One may practice the invention in any order or simultaneously. That is, the alkaline hydroxide source may be introduced to the wares followed by the cation or the two may be introduced simultaneously. In one aspect of the invention, the water-soluble cation source and the water-soluble hydroxide anion source are incorporated into a detergent or a rinsing composition. The water-soluble cation reacts with the alkaline hydroxide source to form a water-insoluble hydroxide. It is undetermined whether the hydroxide precipitate acts to coat the wares or merely acts to prevent calcite from forming and coating the wares. The overall result is that the hydroxide precipitate acts to improve the wetting characteristics of the ware surfaces resulting in reduced water spots. One feature of the invention is that the particles or the water-insoluble hydroxide precipitate is formed in situ as compared to adding the hydroxide precipitate to a concentrated composition or to a use composition.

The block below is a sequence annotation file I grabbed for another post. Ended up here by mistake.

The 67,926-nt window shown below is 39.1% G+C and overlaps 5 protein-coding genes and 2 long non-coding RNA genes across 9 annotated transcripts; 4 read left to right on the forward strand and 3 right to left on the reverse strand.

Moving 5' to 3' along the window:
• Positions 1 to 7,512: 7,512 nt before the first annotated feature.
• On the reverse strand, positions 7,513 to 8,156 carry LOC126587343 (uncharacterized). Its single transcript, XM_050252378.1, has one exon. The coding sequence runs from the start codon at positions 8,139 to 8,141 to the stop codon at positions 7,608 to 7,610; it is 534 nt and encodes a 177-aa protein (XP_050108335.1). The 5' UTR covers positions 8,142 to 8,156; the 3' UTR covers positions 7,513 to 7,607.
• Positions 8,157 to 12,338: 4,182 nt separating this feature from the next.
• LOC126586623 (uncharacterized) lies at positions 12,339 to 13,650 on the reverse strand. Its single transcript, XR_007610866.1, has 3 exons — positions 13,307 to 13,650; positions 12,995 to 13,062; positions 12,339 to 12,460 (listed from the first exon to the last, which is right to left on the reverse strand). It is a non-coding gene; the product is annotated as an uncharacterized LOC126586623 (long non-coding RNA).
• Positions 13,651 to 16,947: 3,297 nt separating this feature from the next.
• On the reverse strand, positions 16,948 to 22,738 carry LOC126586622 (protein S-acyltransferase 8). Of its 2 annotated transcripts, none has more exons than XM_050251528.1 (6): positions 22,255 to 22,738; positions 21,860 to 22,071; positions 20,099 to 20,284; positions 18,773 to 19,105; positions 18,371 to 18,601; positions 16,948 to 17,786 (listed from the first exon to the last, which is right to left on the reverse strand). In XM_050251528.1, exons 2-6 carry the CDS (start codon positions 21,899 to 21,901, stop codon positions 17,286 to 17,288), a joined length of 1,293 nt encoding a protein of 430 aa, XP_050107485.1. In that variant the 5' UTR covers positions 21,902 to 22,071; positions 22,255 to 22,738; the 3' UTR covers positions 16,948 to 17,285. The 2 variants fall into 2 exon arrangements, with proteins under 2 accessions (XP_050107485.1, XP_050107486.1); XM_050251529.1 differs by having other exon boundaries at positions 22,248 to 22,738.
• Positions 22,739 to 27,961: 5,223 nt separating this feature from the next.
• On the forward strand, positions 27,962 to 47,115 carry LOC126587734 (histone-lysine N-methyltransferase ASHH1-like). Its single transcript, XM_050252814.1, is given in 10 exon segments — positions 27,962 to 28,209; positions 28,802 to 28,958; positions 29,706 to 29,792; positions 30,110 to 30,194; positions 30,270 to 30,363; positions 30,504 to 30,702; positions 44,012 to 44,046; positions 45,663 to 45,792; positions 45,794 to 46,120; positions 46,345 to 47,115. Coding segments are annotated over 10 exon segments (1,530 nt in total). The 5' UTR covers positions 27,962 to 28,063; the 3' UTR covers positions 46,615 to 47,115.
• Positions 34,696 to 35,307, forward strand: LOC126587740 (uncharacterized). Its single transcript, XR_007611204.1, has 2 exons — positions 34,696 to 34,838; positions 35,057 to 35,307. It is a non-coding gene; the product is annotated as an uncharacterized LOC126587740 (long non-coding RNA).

A method for using the composition is provided according to the invention. The method can include steps of diluting a composition with water at a dilution ratio of water to concentrate (whether the concentrate is a detergent composition or a rinse agent composition) of at least about 20:1, and washing ware with the use composition in an automatic dishwashing machine. The method can include steps of diluting a concentrate composition with water to achieve a use composition having at least about 500 to 5000 ppm total detergent, and treating ware with the use composition in an automatic dishwashing machine. The term “ware” includes items such as eating and cooking utensils. As used herein, the term “warewashing” refers to washing, cleaning, or rinsing ware.